Chinese city uses digital yuan for salaries

China completed an outright ban on cryptocurrencies in 2021, citing issues related to the fight against financial crime

The Chinese city of Changshu will start paying its employees using local digital currency, as the Asian nation continues to expand the digital yuan project after its final ban on all independent tokens in 2021.

All the city’s civil servants will receive their salaries using an electronic currency developed by the People’s Bank of China, part of Chinese government’s response to the ban on private cryptocurrencies.

Changshu is the latest city to decide to pay the salaries of its civil servants in the central bank digital currency (CBDC), with the process starting in May 2023.

Chinese authorities have argued the decision to ban cryptocurrencies was motivated by a determination to curtail financial crime, and that the digital yuan would make it impossible for criminals to operate. At the time of the ban being announced, the price of Bitcoin immediately fell by almost $2,000.

Governments around the world have continued to raise concerns that digital currencies have the potential to increase financial risk, and could infringe on governmental control of monetary systems. Several other nations (such as Egypt, Indonesia and Ghana) have also introduced outright bans cryptocurrency bans.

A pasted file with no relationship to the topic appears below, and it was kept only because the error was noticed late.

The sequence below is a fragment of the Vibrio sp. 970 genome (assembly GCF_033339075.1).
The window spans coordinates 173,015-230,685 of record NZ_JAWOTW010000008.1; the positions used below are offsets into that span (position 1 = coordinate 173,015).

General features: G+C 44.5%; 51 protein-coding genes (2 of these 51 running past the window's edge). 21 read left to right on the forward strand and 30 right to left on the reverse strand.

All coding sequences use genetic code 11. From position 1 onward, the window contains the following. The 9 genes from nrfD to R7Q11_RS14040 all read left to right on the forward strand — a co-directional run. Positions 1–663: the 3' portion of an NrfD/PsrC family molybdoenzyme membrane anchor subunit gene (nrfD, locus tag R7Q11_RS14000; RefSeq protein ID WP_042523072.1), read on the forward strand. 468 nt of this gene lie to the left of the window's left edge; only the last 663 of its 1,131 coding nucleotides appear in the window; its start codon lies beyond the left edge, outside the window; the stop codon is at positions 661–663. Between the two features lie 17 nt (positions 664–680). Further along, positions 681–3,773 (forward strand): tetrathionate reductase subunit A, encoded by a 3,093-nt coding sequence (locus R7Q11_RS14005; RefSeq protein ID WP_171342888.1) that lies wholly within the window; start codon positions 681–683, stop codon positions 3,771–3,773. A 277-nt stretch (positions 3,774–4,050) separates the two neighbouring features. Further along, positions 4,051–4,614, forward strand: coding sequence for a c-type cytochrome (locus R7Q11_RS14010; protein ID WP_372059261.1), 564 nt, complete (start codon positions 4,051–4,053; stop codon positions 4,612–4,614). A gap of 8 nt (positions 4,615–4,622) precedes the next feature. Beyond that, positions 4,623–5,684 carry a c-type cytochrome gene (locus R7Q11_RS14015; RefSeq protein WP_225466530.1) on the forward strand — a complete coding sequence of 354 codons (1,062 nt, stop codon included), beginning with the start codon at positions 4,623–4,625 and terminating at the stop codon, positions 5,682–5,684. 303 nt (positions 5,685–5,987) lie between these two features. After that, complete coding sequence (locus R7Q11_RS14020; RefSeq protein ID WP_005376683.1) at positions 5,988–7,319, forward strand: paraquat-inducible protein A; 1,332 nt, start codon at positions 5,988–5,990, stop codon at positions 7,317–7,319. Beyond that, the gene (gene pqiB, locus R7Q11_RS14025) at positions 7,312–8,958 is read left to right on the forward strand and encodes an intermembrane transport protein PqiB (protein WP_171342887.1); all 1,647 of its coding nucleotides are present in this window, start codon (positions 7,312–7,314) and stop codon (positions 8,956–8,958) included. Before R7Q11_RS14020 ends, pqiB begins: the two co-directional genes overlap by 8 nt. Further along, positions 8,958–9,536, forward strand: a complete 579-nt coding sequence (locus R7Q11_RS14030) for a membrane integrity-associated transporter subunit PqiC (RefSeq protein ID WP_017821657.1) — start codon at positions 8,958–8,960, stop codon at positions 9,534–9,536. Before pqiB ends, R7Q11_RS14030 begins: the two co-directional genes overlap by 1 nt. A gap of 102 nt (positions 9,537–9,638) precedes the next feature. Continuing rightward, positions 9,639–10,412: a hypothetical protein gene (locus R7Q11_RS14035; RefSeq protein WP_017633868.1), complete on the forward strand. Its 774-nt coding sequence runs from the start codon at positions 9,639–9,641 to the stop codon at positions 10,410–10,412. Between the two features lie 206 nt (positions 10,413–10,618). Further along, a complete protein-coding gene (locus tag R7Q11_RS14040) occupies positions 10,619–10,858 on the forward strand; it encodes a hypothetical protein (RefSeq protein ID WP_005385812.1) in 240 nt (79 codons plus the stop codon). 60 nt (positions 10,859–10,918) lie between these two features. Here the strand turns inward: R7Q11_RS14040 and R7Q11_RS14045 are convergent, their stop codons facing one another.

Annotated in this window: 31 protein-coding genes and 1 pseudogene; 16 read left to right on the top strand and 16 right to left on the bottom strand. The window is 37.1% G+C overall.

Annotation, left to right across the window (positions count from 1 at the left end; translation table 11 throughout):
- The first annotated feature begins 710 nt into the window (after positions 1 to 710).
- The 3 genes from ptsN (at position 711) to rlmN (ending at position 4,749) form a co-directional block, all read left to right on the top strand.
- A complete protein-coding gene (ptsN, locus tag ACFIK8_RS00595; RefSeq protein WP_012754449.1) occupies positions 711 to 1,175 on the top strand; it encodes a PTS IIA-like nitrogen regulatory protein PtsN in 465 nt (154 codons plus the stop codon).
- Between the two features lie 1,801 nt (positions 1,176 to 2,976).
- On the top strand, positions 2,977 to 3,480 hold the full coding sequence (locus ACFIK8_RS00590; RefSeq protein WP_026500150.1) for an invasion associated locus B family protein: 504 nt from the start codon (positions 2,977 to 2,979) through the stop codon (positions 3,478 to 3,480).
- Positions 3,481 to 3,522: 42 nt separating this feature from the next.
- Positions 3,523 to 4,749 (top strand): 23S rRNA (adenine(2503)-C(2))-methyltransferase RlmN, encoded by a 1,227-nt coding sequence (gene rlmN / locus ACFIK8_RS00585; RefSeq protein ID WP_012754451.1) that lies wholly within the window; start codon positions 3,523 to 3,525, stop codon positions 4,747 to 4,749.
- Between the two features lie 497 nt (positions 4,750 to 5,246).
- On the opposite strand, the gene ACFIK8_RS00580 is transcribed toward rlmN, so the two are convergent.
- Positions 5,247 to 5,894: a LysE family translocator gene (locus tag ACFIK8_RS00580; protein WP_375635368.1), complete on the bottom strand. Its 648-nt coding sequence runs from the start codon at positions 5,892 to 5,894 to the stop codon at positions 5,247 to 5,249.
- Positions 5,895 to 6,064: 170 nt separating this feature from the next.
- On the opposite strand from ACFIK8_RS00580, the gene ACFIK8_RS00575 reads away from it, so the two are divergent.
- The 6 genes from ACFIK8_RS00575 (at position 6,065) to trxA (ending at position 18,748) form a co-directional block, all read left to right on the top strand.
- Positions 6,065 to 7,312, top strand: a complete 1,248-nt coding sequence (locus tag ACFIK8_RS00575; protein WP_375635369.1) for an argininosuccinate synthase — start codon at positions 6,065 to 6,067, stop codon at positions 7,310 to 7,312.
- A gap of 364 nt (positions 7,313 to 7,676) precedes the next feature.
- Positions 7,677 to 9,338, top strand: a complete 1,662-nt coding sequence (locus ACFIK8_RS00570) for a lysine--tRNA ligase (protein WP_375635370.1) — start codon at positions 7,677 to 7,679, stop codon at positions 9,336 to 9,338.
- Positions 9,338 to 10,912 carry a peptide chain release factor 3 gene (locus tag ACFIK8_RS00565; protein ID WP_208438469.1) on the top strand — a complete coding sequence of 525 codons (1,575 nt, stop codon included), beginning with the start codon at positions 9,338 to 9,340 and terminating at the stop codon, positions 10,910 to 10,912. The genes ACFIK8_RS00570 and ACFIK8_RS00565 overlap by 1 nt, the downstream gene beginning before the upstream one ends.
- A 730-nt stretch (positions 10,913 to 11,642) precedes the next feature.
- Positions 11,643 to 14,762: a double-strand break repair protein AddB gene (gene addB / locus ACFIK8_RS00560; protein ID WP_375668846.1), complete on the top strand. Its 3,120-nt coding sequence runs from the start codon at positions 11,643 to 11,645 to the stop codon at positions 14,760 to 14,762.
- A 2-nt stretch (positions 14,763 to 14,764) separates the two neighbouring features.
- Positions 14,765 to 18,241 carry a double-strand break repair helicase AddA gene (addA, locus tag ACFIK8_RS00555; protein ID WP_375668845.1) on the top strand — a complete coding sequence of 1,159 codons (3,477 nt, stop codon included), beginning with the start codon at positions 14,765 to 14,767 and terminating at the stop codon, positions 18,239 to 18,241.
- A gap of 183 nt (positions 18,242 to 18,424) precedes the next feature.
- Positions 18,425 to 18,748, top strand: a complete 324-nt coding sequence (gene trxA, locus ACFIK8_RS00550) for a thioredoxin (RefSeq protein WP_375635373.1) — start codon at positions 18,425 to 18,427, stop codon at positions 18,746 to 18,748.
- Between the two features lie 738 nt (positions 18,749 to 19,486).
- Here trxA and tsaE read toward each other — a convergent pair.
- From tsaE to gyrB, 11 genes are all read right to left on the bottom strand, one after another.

The value of digital yuan in circulation had reached 13.6bn yuan ($2bn) by the end of 2022, according to the People's Bank of China. The figures appeared in a January 2023 statement from the China’s State Council, the nation’s chief administrative authority.

On February 6 this year, a number of Chinese city governments gave away $26.5m in digital yuan during Lunar New Year celebrations, as a way to boost the popularity of the token, and raise the profile of the token.

Chinese authorities have repeatedly dismissed privacy concerns around the new currency, arguing its CBDC system can help balance the need to protect personal privacy while combating illegal activities.

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Written by Barney


Barney is co-founder of When not at work he can usually be found behind a Nikon. He's won numerous international competitions for his photography and volunteers as a content creator for aid organisations in Africa.

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